Stauber, T., Simpson, J. C., Pepperkok, R. & Vernos, I. A role for kinesin-2 in COPI-dependent recycling between the ER and the Golgi complex. Curr. Biol. 16, 2245–2251 (2006).
Echard, A. et al. Interaction of a Golgi-associated kinesin-like protein with Rab6. Science 279, 580–585 (1998).
Harada, A. et al. Golgi vesiculation and lysosome dispersion in cells lacking cytoplasmic dynein. J. Cell Biol. 141, 51–59 (1998).
Xu, Y. et al. Role of KIFC3 motor protein in Golgi positioning and integration. J. Cell Biol. 158, 293–303 (2002).
Nakagawa, T. et al. A novel motor, KIF13A, transports mannose-6-phosphate receptor to plasma membrane through direct interaction with AP-1 complex. Cell 103, 569–581 (2000). Shows that KIF13A transports mannose-6-phosphate receptor from the TGN to the plasma membrane through β1-adaptin.
Lippincott-Schwartz, J., Cole, N. B., Marotta, A., Conrad, P. A. & Bloom, G. S. Kinesin is the motor for microtubule-mediated Golgi-to-ER membrane traffic. J. Cell Biol. 128, 293–306 (1995).
Noda, Y. et al. KIFC3, a microtubule minus end-directed motor for the apical transport of annexin XIIIb-associated triton-insoluble membranes. J. Cell Biol. 155, 77–88 (2001).
Meng, W., Mushika, Y., Ichii, T. & Takeichi, M. Anchorage of microtubule minus ends to adherens junctions regulates epithelial cell–cell contacts. Cell 135, 948–959 (2008). Shows that PLEKHA7 and nezha anchor microtubule minus ends to apical zonula adherens in epithelial cells and recruit KIFC3 to stabilize apical zonula adherens.
Jaulin, F., Xue, X., Rodriguez-Boulan, E. & Kreitzer, G. Polarization-dependent selective transport to the apical membrane by KIF5B in MDCK cells. Dev. Cell 13, 511–522 (2007).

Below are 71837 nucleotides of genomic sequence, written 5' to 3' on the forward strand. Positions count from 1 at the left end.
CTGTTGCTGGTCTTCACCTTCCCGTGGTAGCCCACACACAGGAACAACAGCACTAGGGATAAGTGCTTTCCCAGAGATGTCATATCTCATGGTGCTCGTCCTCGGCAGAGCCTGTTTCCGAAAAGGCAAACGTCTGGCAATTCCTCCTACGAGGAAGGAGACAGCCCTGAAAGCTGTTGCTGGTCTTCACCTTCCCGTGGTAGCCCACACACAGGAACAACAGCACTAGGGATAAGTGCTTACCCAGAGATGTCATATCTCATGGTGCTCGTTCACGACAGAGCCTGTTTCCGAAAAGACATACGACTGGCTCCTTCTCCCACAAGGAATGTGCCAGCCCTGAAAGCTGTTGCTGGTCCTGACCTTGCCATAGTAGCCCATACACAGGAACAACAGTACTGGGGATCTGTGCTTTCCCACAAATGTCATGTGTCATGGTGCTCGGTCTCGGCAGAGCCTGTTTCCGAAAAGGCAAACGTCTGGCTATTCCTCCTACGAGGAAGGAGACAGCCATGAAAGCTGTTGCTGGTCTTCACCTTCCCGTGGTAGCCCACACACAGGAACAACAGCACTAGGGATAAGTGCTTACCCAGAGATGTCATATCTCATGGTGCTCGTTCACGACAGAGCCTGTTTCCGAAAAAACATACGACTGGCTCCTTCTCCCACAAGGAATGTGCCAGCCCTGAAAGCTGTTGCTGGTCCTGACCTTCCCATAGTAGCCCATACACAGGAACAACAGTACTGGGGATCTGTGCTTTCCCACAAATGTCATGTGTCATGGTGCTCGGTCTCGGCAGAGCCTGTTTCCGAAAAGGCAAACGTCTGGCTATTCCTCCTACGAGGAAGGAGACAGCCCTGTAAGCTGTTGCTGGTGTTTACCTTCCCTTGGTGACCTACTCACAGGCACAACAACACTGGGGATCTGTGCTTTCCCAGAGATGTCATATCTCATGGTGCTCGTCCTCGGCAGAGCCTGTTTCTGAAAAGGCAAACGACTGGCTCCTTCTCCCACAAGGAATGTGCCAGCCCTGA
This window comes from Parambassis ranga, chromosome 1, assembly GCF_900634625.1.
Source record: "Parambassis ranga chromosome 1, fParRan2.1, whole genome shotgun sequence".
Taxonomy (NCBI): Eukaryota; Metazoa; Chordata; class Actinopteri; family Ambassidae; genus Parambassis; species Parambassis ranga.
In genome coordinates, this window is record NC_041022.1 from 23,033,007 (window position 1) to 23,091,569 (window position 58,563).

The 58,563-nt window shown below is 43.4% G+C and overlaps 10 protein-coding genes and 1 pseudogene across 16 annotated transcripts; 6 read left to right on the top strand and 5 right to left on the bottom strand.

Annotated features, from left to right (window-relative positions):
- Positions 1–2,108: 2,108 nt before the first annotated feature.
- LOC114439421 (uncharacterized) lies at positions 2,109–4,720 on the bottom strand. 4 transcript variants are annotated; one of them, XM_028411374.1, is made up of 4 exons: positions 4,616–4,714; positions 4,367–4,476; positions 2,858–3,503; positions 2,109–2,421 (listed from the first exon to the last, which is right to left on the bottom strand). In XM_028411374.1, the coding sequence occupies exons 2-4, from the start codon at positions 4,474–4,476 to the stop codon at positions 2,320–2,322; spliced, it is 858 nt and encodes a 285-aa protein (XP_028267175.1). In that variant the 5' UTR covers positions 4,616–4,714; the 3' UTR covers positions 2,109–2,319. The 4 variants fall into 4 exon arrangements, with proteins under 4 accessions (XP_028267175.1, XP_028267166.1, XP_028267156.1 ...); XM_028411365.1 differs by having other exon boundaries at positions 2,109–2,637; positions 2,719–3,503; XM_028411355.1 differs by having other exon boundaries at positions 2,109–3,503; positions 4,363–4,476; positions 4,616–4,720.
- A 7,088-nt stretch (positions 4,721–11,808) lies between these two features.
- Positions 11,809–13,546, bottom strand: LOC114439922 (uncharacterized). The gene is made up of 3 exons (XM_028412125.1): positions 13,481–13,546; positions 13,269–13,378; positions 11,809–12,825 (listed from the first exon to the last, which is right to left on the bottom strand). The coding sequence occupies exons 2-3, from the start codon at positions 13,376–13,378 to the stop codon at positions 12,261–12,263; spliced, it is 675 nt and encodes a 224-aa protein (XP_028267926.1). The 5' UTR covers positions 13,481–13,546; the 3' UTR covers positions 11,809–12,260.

Nakata, T. & Hirokawa, N. Point mutation of adenosine triphosphate-binding motif generated rigor kinesin that selectively blocks anterograde lysosome membrane transport. J. Cell Biol. 131, 1039–1053 (1995).
Gross, S. P., Welte, M. A., Block, S. M. & Wieschaus, E. F. Coordination of opposite-polarity microtubule motors. J. Cell Biol. 156, 715–724 (2002).
Jordens, I., Marsman, M., Kuijl, C. & Neefjes, J. Rab proteins, connecting transport and vesicle fusion. Traffic 6, 1070–1077 (2005).
Bananis, E., Murray, J. W., Stockert, R. J., Satir, P. & Wolkoff, A. W. Microtubule and motor-dependent endocytic vesicle sorting in vitro. J. Cell Biol. 151, 179–186 (2000).
Imamura, T. et al. Insulin-induced GLUT4 translocation involves protein kinase C-λ-mediated functional coupling between Rab4 and the motor protein kinesin. Mol. Cell. Biol. 23, 4892–4900 (2003).
Bananis, E. et al. Microtubule-dependent movement of late endocytic vesicles in vitro: requirements for dynein and kinesin. Mol. Biol. Cell 15, 3688–3697 (2004).
Brown, C. L. et al. Kinesin-2 is a motor for late endosomes and lysosomes. Traffic 6, 1114–1124 (2005).
Schonteich, E. et al. The Rip11/Rab11-FIP5 and kinesin II complex regulates endocytic protein recycling. J. Cell Sci. 121, 3824–3833 (2008).
Hoepfner, S. et al. Modulation of receptor recycling and degradation by the endosomal kinesin KIF16B. Cell 121, 437–450 (2005). Shows that KIF16B binds to PtdIns(3,4,5)P 3 -containing endosomes and fixes EGFs and EGF receptors beneath the plasma membrane through its plus end-directed motility.
Kozminski, K. G., Johnson, K. A., Forscher, P. & Rosenbaum, J. L. A motility in the eukaryotic flagellum unrelated to flagellar beating. Proc. Natl Acad. Sci. USA 90, 5519–5523 (1993).
Cole, D. G. et al. Chlamydomonas kinesin-II-dependent intraflagellar transport (IFT): IFT particles contain proteins required for ciliary assembly in Caenorhabditis elegans sensory neurons. J. Cell Biol. 141, 993–1008 (1998).